Longtime Baltimore philanthropist Willard Hackerman dies at 95

BALTIMORE - Willard Hackerman, longtime president and CEO of the Whiting-Turner Contracting Company, and Baltimore philanthropist has died. He was 95.

Hackerman, a 1938 Johns Hopkins graduate, helped re-establish the university's stand-alone engineering school and secured the school-naming gift from the estate of his mentor, G.W.C. Whiting.

A Forest Park native, Hackerman and his wife, Lillian, were longtime supporters of Johns Hopkins. Through the years, they funded the Willard and Lillian Hackerman Chair in Radiation Oncology at the Johns Hopkins School of Medicine, construction of the Hackerman-Patz Patient and Family Pavilion, and the Hackerman Research Laboratories at the Sidney Kimmel Comprehensive Cancer Center. They also provided major support for the Robert H. and Clarice Smith Building at the Wilmer Eye Institute.

"On behalf the people of Maryland, I would like to express our deepest condolences to the family of Willard Hackerman," said Gov. Martin O'Malley in a statement. "Over the course of his 75 years with the Whiting-Turner Contracting company, Mr. Hackerman made philanthropy a guiding principle of his career.

"From the mansion on Mount Vernon Place that became the Walters Art Museum, to the Whiting School of Engineering and the Hackerman-Patz Patient and Family Pavilion, ours is a healthier, more educated State because of Mr. Hackerman's generous contributions and will continue to be so for years to come. Our thoughts and prayers go out to Willard's wife Lillian and his family as they celebrate his life."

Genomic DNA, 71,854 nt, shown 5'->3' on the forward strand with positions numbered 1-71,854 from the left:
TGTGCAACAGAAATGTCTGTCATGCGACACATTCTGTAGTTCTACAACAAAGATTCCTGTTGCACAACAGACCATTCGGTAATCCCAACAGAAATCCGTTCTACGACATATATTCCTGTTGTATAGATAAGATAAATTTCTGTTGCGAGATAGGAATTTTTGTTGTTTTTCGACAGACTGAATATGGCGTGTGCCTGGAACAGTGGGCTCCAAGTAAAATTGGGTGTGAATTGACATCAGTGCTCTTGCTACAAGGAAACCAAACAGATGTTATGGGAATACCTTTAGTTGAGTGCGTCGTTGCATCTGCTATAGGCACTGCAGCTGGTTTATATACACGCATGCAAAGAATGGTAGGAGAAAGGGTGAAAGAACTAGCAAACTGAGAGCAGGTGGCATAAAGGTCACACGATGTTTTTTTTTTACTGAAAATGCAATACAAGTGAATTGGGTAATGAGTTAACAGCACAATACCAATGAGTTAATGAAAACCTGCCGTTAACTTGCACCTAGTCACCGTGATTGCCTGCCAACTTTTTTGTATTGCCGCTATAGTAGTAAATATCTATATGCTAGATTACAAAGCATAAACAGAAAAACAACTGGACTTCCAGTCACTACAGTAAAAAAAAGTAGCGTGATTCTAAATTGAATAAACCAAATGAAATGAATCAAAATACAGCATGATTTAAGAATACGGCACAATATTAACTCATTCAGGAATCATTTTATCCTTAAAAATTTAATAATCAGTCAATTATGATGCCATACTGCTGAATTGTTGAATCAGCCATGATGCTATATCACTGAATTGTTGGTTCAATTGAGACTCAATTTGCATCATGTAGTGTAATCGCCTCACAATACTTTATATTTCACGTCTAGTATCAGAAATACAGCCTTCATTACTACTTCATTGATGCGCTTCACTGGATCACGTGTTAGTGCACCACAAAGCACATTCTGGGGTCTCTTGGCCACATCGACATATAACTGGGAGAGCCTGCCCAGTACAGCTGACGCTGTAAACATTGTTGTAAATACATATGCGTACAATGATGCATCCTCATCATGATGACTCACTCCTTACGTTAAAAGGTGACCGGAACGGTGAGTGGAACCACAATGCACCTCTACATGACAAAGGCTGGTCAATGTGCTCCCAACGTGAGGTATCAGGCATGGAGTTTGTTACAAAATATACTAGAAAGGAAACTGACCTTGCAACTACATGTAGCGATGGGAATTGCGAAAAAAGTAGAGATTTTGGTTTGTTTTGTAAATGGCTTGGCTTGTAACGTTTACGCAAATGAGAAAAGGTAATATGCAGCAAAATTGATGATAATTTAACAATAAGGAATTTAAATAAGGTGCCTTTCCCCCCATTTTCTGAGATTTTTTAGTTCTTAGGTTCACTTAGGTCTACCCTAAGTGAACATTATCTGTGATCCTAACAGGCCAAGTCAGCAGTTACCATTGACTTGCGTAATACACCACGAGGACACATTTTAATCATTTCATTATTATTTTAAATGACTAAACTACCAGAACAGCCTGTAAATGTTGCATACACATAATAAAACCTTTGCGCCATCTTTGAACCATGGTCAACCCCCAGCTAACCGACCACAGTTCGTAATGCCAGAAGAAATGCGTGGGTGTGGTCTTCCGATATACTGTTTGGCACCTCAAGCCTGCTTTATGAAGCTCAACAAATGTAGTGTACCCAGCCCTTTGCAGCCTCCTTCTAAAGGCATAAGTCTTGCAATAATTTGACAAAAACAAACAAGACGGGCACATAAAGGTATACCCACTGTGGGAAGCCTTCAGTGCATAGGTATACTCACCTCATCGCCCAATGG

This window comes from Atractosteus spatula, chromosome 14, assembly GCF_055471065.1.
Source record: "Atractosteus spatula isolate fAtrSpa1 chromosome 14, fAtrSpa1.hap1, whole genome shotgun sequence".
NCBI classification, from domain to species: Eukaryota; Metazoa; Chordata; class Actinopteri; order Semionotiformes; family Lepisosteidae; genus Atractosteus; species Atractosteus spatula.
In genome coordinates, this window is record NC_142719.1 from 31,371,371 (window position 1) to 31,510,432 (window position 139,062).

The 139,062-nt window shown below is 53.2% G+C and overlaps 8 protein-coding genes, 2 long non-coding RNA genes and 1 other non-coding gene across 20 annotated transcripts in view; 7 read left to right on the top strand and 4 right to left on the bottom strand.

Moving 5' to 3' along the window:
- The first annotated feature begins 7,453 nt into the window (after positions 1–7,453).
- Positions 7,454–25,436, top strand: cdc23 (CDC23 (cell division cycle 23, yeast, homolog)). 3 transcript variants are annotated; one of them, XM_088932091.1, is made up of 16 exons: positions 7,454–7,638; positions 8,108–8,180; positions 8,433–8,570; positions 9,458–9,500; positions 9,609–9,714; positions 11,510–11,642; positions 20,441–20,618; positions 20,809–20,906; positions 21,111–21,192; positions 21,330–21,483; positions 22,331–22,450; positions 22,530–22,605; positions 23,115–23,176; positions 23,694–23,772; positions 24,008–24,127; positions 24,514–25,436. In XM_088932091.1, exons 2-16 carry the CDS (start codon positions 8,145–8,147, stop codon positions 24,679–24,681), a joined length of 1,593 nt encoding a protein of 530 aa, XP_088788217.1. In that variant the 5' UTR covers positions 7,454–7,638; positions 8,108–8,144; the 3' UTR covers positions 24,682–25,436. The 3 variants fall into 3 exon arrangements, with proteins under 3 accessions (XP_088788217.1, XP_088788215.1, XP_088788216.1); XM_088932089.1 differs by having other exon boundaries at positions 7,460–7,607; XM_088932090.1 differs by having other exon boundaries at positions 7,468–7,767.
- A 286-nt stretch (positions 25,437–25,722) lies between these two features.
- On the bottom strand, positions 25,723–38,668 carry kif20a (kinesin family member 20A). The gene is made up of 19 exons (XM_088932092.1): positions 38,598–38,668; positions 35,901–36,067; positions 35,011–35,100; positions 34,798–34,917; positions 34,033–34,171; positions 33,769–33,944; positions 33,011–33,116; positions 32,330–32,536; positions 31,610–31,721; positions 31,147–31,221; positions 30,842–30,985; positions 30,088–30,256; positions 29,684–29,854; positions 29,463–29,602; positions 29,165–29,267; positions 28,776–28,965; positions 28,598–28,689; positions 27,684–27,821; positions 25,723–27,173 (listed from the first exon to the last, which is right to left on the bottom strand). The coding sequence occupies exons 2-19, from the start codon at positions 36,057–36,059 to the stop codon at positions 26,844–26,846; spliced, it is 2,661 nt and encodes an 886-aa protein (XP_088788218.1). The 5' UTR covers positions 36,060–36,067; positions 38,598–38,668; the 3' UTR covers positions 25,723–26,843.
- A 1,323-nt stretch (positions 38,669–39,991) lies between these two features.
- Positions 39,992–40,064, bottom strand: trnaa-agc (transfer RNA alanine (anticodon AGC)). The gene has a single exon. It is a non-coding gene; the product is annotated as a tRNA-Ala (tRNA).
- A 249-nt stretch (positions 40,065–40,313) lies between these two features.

In addition, Hackerman gave the largest gift in the history of the Baltimore City Community College Foundation – $250,000 –  and established the Lillian and Willard Hackerman Student Emergency Loan Program to finance no-interest loans for BCCC Students.

"Mr. Hackerman stood with students at Baltimore City Community College and, through his actions, reminded everyone that only with true commitment to higher education can we reach our full potential as a forward-moving society," said Dr. Carolyn Anderson, interim president of BCCC, in a statement. "Our thoughts are with his family."

Along with his wife, Hackerman is survived by two children, five grandchildren and 23 great-grandchildren.

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